World Health Organization officially classifies artificial sweetener “aspartame” as a carcinogen

The World Health Organization (WHO), through its International Agency for Research on Cancer (IARC), has officially classified aspartame, a widely used artificial sweetener, as a potential carcinogen.

This suggests that it could pose a risk for causing cancer in humans. However, the acceptable daily intake limit for aspartame remains at 40 milligrams per kilogram of body weight.

This standard has been reaffirmed by the Joint Expert Committee on Food Additives (JECFA), a scientific advisory body jointly administered by the Food and Agriculture Organization (FAO) of the United Nations.

Critics say treaty text in international accord by WHO member states on pandemic is ‘step backwards’

Observers warn of weakened efforts to ensure equitable access to medical products in negotiations for a new pandemic treaty.

Critics express concern over revisions that water down language aimed at addressing the inequity in accessing vaccines and medical products during the COVID pandemic.

Urgency grows to align positions before the looming threat of future pandemics.

WHO members approve nearly US$7 bn budget

The World Health Organization (WHO) has secured approval for a US$6.83-billion budget over the next two years, including a 20% increase in mandatory membership fees.

This move, hailed as historic by WHO chief Tedros Adhanom Ghebreyesus, aims to provide more stable and reliable funding for the organization. The budget still awaits final approval from member states, but it is expected to be a formality.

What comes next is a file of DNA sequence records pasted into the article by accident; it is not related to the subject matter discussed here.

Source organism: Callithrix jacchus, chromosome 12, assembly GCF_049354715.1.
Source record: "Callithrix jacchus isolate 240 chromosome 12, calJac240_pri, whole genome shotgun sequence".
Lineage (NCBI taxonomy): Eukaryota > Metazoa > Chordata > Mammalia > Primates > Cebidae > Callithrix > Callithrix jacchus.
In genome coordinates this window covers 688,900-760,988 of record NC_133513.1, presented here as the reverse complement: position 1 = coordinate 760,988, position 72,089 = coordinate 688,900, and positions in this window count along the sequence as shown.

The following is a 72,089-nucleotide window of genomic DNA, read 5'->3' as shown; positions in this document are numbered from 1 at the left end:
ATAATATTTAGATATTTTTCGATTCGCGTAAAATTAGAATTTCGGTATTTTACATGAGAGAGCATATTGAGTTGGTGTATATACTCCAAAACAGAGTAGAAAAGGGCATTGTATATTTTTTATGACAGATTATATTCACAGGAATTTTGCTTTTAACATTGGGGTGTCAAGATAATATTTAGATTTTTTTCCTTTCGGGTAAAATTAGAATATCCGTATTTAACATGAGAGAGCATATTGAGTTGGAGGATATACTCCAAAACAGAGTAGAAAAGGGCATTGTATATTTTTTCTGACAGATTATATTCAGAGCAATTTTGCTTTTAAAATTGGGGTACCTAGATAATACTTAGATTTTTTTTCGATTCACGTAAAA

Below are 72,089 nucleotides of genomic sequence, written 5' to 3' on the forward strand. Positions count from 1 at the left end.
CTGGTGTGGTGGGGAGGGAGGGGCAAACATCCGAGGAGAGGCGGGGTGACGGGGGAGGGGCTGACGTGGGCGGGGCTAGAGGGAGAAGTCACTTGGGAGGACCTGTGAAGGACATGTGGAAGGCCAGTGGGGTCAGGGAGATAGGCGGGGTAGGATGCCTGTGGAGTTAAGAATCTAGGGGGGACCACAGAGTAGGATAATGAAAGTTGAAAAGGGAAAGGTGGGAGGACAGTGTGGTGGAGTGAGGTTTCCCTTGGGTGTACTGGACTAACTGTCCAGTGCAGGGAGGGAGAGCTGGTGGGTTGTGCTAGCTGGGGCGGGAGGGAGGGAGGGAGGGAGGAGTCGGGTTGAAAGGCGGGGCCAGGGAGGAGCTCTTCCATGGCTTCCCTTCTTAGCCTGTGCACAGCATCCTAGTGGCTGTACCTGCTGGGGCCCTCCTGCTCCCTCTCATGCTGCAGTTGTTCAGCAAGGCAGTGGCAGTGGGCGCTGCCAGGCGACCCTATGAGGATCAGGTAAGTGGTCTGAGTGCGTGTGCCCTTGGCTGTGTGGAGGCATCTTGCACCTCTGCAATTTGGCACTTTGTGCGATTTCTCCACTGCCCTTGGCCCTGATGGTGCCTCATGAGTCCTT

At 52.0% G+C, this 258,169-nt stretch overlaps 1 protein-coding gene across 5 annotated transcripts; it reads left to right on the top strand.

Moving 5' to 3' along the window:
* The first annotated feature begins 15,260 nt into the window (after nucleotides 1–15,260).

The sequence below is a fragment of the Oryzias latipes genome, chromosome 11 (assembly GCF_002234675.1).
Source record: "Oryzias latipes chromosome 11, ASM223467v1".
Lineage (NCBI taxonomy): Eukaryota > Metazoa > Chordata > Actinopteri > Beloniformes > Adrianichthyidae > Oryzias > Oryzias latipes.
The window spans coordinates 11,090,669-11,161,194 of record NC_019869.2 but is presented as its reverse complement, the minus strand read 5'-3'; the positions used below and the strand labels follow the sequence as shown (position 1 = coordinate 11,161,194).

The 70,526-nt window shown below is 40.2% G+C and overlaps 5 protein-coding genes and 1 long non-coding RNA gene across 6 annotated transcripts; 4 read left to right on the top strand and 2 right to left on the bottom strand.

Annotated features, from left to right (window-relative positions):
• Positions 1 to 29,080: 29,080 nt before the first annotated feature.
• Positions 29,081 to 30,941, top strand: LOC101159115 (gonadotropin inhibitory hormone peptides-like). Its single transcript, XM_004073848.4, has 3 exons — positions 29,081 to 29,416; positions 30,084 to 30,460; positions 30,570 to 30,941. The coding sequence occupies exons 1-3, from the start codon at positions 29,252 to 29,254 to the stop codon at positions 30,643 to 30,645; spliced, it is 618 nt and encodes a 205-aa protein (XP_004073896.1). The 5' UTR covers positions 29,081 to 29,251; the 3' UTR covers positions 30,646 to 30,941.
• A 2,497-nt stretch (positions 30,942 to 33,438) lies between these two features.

The decision follows last year’s agreement to overhaul WHO funding in response to the COVID-19 pandemic.

WHO chief hopes for ‘historic’ pandemic accord

The World Health Organization (WHO) chief emphasized the need for a historic agreement on global health security as negotiations for a new pandemic accord begin.

The aim is to better equip the world to prevent and respond to future pandemics. The accord, expected to be reached by May 2024, would mark a paradigm shift and recognize the interconnectedness of nations in addressing global health threats.

The devastating impact of the COVID-19 pandemic serves as a reminder of the importance of a collective response and the lessons learned.

Raccoon dog data sparks new debate about COVID origins

New genetic evidence of raccoon dogs present at the Wuhan market has reignited debate over the origin of COVID-19.

The researchers who found the genetic data say it supports the theory that the virus may have originated in animals and then jumped to humans at the market. However, this is still uncertain, and the virus’s origin continues to be a divisive issue for the scientific community.

Some believe it leaked from a Wuhan lab, while others argue it likely originated in animals. The WHO has called for more data to shed light on the start of the pandemic.

No human-to-human bird flu transmission found in Cambodia: officials

PHNOM PENH, CAMBODIA — Cambodian health authorities have said there was no human-to-human transmission of bird flu in the case of a father and daughter who caught the virus. The 11-year-old girl died last Wednesday and her father tested positive two days later, prompting the World Health Organization to voice concern about possible transmission between … Read more

WHO says bird flu situation ‘worrying’ after girl’s death

PARIS, FRANCE — The World Health Organization said on Friday that increasing reports of the H5N1 avian flu among humans were “worrying” following the death of an infected 11-year-old Cambodian girl. The girl’s father has also tested positive for the virus, according to Cambodia’s health ministry, prompting fears that the virus could have been transmitted … Read more

WHO chief to ‘push until we get the answer’ on COVID origins

by Nina Larson GENEVA, SWITZERLAND — The World Health Organization will continue pushing until it finds an answer to how the COVID-19 pandemic started, the agency’s chief said Wednesday following a report suggesting it had abandoned the search. Solving the mystery of where the SARS CoV-2 virus came from and how it began spreading among … Read more